Alcohol kills people every day throughout the world. By drinking responsibly and getting treatment for alcohol abuse, you can help stop alcohol from claiming more lives.
What Is the Rate of Alcohol-related Death?
Alcohol is truly the bottled killer. The World Health Organization estimates that alcohol kills three million people throughout the world every year. In other words, alcohol is the cause of 5.3% of all human deaths annually. About 1 in every 20 deaths worldwide is the result of an alcohol-related disease, injury, accident, murder, or suicide. The rate of alcohol-related death is greater than that of HIV, which causes less than 2% of deaths worldwide, and alcohol-unrelated violence, which causes less than 1%.
Every day in the United States, about 30 people lose their lives in a car accident involving alcohol and about 6 people die from alcohol poisoning. In just 4 years from 2006 to 2010, alcohol killed 88,000 Americans, costing the country 2.5 million years of potential human life. Moreover, the extreme consequences of alcohol abuse are not diminishing. From 2007 to 2017, the number of alcohol-related deaths in the United States increased by 35%.
There are over 7 billion people on Earth, and about 2.3 billion of them may be classified as alcohol consumers. People who consume alcohol drink, on average, about 33 grams or 1.2 ounces of alcohol every day, which is equivalent to two glasses of wine. Almost 300 million people on Earth suffer from alcoholism or some other alcohol use disorder, especially binge drinking. On a worldwide scale, more people are drinking alcohol than ever before. Alcohol is a more pervasive and widely-abused harmful substance than any illegal drug.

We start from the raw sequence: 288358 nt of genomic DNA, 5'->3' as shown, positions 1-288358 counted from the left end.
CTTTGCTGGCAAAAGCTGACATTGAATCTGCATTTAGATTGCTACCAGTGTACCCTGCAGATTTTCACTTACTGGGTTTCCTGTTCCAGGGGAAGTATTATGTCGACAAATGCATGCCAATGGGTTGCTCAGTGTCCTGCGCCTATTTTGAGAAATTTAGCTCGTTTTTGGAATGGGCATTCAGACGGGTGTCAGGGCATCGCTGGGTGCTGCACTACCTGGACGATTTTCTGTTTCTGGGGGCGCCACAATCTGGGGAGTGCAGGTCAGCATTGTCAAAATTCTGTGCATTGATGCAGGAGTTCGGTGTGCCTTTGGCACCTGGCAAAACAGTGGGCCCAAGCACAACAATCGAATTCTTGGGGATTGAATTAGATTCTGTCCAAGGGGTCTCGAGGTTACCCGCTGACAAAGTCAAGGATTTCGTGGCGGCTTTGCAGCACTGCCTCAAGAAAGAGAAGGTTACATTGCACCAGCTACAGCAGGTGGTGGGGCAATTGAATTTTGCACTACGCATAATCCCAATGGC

How Can Alcohol Be Lethal?
Since the death toll caused by alcohol abuse is so high, it is important to understand the ways in which alcohol can kill someone. The major causes of alcohol-related death are alcohol poisoning, cancer, car accidents, heart failure, liver damage, and violence.
Alcohol poisoning occurs when someone drinks so much alcohol that their blood-alcohol content rises to toxic levels. The body has a limited capacity to safely metabolize the toxins in alcohol, so too much alcohol can overwhelm the body’s systems. Alcohol poisoning is a major risk of binge drinking, or drinking large quantities of alcohol in a short span of time. In serious cases of alcohol poisoning, a person could enter a coma, stop breathing, or have a heart attack or seizure. Most people who die from alcohol poisoning are between the ages of 35 and 64.
Alcohol is a known carcinogen, a substance which increases the risk of cancer. Heavy alcohol drinkers are in danger of developing cancer of the mouth, throat, esophagus, liver, and stomach. There may also be a correlation between alcohol and breast cancer. About 3.5% of cancer deaths worldwide are a result of drinking alcohol.
It’s fairly common knowledge that driving while drunk is dangerous, yet thousands of Americans drive under the influence of alcohol every year. Since alcohol impairs coordination and judgment, combining alcohol with driving poses a serious risk to everyone on the road. In 2017, 10,874 people in the United States lost their lives in a car accident in which at least one person had been drinking alcohol. The year before saw 10,497 people die in an alcohol-related car accident. Hundreds of the victims of these accidents were children below the age of 14.
Heavy drinking is dangerous for the heart. Alcohol can increase a person’s blood pressure and ultimately cause a heart attack or a stroke. It is also important to understand that alcohol is high in empty calories and that drinking alcohol has been correlated to obesity. This is an indirect way in which alcohol damages the heart because obesity strains the cardiovascular system and increases the risks of heart disease.